Can you do this with your hands, arms or body? Video illustration with kettle bells of why clinicians use IDD Therapy

During an IDD Therapy training with the physio team at The Sports Injury Clinic in Fordham, Cambridgeshire, I took advantage of some kettle bells in their fantastic gym to answer an important question which is often asked by manual therapists.

Why do we need a machine when we have our hands?  The short video explains why.

Whilst an IDD Therapy machine doesn’t have the sensitivity of the hands, that is not its purpose.

IDD Therapy gives manual therapists a powerful tool which enables them to decompress and mobilise targeted spinal segments in a longitudinal plane, with sufficient force, time, control and patient comfort to achieve desired therapeutic objectives.

IDD Therapy is not ‘man/woman versus machine’. IDD Therapy is a tool which clinicians can use as part of a programme of care.  

IDD Therapy treatment and Accu SPINA

There can be many reasons why certain patients do not get better with manual therapy and exercise.

It is easy to blame the patient for lack of compliance to exercise etc.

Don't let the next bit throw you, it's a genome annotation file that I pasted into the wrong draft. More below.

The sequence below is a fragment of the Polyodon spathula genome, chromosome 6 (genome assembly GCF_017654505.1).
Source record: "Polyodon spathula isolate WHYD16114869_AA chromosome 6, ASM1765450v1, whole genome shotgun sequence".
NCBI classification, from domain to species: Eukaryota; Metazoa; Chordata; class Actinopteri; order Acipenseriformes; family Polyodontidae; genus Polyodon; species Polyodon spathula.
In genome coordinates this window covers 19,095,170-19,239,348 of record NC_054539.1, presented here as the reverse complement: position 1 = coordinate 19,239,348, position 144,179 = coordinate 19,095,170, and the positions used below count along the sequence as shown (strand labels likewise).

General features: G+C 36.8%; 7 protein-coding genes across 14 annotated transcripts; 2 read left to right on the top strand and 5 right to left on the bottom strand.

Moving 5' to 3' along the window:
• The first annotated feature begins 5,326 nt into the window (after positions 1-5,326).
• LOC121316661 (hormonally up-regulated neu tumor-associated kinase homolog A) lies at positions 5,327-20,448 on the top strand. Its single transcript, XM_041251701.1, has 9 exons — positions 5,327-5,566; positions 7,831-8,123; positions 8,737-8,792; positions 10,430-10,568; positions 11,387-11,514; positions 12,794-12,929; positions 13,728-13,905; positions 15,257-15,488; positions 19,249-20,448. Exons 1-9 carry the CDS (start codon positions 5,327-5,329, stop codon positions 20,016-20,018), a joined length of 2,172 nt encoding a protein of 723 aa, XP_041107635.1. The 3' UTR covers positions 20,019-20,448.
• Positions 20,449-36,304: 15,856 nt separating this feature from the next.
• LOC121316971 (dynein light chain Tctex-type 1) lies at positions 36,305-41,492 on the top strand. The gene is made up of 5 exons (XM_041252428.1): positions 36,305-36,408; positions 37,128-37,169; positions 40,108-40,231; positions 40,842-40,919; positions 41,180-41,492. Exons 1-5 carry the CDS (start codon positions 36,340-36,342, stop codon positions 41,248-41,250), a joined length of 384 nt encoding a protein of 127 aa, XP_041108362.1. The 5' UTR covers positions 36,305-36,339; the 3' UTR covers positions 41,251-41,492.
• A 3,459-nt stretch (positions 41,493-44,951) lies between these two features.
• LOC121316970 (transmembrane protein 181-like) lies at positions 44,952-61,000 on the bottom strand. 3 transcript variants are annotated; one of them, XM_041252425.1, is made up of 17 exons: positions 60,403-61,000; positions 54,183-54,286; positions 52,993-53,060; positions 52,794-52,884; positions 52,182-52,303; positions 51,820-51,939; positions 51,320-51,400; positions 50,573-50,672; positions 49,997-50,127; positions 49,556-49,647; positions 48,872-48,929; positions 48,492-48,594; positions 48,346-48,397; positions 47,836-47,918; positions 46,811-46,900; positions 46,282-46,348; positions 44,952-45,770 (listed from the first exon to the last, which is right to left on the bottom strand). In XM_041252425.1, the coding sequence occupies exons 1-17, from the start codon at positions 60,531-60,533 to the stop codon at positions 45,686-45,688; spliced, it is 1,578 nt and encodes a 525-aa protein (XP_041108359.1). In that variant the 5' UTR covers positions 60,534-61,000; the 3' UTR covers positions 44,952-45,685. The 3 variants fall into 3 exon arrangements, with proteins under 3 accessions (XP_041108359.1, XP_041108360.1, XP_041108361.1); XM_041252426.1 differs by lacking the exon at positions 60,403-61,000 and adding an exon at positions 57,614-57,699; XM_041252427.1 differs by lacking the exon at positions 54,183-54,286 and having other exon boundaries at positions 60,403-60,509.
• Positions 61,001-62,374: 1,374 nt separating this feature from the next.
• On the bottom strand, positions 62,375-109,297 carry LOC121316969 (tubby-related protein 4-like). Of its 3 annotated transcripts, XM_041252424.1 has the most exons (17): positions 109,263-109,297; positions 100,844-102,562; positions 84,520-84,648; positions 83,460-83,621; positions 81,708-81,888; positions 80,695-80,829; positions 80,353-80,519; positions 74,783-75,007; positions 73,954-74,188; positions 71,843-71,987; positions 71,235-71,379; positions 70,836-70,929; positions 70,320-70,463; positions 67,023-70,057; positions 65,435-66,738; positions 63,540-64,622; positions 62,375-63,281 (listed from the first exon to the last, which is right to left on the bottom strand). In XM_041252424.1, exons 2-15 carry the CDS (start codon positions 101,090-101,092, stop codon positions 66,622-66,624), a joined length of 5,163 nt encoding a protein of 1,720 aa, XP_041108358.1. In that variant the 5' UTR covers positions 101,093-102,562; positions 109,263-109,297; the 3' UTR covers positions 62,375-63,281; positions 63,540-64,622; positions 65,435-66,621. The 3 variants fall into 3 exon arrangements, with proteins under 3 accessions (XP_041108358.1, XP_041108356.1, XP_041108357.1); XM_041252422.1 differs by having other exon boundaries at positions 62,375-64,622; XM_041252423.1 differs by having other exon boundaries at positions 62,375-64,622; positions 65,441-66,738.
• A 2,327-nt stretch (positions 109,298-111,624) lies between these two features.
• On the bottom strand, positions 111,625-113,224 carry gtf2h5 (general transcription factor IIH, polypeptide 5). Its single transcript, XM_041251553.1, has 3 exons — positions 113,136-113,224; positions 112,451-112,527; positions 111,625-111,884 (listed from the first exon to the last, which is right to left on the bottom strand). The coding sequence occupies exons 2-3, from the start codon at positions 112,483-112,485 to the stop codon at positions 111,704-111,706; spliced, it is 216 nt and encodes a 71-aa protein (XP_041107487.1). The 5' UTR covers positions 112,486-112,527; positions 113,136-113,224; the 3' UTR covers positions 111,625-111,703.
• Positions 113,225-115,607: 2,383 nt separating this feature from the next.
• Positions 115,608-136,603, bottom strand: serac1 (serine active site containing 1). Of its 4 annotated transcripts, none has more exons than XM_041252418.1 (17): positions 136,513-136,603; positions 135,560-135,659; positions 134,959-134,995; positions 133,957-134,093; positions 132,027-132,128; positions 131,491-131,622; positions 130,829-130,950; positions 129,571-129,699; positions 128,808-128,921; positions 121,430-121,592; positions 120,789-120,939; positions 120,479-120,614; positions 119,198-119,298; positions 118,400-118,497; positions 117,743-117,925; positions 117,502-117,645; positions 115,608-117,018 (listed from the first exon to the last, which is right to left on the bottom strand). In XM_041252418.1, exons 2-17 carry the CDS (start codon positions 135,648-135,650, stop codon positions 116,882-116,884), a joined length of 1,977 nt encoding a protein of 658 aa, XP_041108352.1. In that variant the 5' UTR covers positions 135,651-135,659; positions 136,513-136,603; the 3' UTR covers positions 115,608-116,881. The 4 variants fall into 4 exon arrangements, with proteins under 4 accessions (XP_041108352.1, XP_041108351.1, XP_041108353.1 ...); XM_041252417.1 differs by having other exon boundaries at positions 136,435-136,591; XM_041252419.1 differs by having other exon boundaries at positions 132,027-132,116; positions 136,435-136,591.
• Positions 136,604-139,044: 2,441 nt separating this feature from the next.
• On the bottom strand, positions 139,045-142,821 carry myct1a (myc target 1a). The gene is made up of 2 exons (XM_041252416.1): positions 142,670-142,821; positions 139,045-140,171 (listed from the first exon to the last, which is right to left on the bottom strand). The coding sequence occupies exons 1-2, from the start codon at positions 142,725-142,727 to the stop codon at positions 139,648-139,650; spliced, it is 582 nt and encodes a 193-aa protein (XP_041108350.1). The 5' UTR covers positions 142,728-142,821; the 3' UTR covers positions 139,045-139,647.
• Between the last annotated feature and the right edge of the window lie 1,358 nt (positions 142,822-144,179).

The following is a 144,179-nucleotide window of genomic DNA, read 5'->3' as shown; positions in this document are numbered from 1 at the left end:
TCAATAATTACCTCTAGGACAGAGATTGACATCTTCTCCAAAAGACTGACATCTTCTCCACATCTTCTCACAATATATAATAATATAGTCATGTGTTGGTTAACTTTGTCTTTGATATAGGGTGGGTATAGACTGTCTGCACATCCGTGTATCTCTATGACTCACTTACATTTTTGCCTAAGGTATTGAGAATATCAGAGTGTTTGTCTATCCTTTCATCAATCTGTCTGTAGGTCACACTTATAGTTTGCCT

But when compression and immobility create a downward spiral of disc destruction and facet loading, surely it makes intuitive sense to want to relieve pressure on the disc, unload the facets and improve mobility by working soft tissues.

And once you get that improvement in spinal mobility and in turn start to see real pain relief, from that point on clinicians can introduce exercises and the full spectrum of rehab programmes which are so important for long term success.

Note – most back pain resolves itself within 6 weeks.  The majority of the remaining back pain cases will be resolved with some form of manual therapy, exercise and behavioural adjustments.  And then there is a group of patients who need something more for their pain.

It is for this group of back pain sufferers that IDD Therapy Disc Treatment comes to the fore, BEFORE the need to consider injections and/or surgery (except of course where emergency surgical intervention is required).

Test it yourself!

If you happen to frequent gyms or have access to some free weights, try this yourself (be careful with your lifting technique!): take two 20kg kettle bells or dumbells (or heavier in fact), lift, hold and see how long you can do that for.


If you are a back or neck pain sufferer and would like to speak to an IDD Therapy provider, use the clinic finder to locate your nearest clinic see

Clinics – if you are interested in providing IDD Therapy in your community, find out here how to get started 

AUTHOR: Stephen Small is Director of IDD Therapy UK and is on a mission to improve conservative treatment programmes for back pain sufferers. He created the first “Disc Clinic” and oversees the expansion of the IDD Therapy provider network in the UK and in Europe. To connect via Linkedin go to

About the Author:Stephen Small